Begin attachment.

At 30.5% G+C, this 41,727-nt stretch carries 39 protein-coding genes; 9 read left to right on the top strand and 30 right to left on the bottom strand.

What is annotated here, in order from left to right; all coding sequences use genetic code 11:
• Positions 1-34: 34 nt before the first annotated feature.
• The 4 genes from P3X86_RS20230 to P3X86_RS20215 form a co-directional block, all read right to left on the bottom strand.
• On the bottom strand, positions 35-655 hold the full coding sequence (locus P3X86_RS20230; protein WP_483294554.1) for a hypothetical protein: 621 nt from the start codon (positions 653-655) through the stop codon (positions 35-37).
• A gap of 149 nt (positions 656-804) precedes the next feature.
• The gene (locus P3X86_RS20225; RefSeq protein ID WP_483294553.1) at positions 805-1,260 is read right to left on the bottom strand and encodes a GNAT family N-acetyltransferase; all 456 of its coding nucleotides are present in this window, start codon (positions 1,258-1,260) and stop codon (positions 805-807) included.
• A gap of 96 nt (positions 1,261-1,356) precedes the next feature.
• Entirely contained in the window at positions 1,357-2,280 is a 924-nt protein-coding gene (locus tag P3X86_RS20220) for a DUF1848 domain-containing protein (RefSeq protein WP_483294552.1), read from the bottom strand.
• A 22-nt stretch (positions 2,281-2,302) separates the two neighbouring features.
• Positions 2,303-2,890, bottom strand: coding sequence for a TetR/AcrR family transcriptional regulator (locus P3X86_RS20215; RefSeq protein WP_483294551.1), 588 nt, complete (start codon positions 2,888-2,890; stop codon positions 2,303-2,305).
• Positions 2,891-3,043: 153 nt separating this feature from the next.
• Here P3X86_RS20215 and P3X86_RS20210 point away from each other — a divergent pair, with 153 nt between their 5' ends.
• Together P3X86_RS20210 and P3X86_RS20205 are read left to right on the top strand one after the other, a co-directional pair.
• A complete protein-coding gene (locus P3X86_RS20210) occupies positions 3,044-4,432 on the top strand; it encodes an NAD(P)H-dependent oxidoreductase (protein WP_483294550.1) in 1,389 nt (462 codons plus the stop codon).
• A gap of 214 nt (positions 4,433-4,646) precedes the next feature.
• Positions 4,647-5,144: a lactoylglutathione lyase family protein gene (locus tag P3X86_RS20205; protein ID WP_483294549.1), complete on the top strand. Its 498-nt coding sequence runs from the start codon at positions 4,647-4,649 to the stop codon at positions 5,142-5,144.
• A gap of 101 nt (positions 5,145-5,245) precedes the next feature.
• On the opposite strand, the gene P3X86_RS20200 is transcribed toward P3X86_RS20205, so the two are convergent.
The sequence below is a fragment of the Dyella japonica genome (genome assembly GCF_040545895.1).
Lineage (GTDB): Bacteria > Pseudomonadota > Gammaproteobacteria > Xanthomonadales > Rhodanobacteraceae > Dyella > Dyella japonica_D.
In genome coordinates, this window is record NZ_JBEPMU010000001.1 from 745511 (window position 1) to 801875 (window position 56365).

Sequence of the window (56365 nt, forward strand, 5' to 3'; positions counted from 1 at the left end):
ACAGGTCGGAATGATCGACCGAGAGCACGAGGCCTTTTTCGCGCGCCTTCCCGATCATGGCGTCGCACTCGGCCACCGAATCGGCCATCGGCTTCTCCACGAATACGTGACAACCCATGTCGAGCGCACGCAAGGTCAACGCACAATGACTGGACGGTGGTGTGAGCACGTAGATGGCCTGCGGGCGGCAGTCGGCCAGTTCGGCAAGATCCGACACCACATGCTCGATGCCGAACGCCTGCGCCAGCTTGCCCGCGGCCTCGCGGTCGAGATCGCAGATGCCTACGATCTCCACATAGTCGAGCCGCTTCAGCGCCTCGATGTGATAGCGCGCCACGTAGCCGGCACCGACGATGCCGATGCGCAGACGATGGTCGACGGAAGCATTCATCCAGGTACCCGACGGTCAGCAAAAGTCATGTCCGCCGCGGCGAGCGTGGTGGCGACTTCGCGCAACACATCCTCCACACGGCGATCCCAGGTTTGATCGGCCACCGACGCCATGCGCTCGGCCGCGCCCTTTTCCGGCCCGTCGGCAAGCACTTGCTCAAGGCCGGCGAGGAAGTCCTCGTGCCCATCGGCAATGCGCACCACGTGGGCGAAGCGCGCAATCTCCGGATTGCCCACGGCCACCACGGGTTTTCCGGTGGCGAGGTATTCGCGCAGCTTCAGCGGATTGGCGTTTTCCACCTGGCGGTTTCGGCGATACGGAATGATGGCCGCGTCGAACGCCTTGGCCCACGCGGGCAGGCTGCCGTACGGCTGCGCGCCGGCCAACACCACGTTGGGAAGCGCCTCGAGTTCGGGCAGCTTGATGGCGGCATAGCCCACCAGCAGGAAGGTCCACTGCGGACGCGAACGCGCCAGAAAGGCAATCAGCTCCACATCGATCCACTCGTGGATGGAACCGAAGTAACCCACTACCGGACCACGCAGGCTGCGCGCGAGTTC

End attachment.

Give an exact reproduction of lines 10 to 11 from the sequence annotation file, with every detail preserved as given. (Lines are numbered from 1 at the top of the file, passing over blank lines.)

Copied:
• A 22-nt stretch (positions 2,281-2,302) separates the two neighbouring features.
• Positions 2,303-2,890, bottom strand: coding sequence for a TetR/AcrR family transcriptional regulator (locus P3X86_RS20215; RefSeq protein WP_483294551.1), 588 nt, complete (start codon positions 2,888-2,890; stop codon positions 2,303-2,305).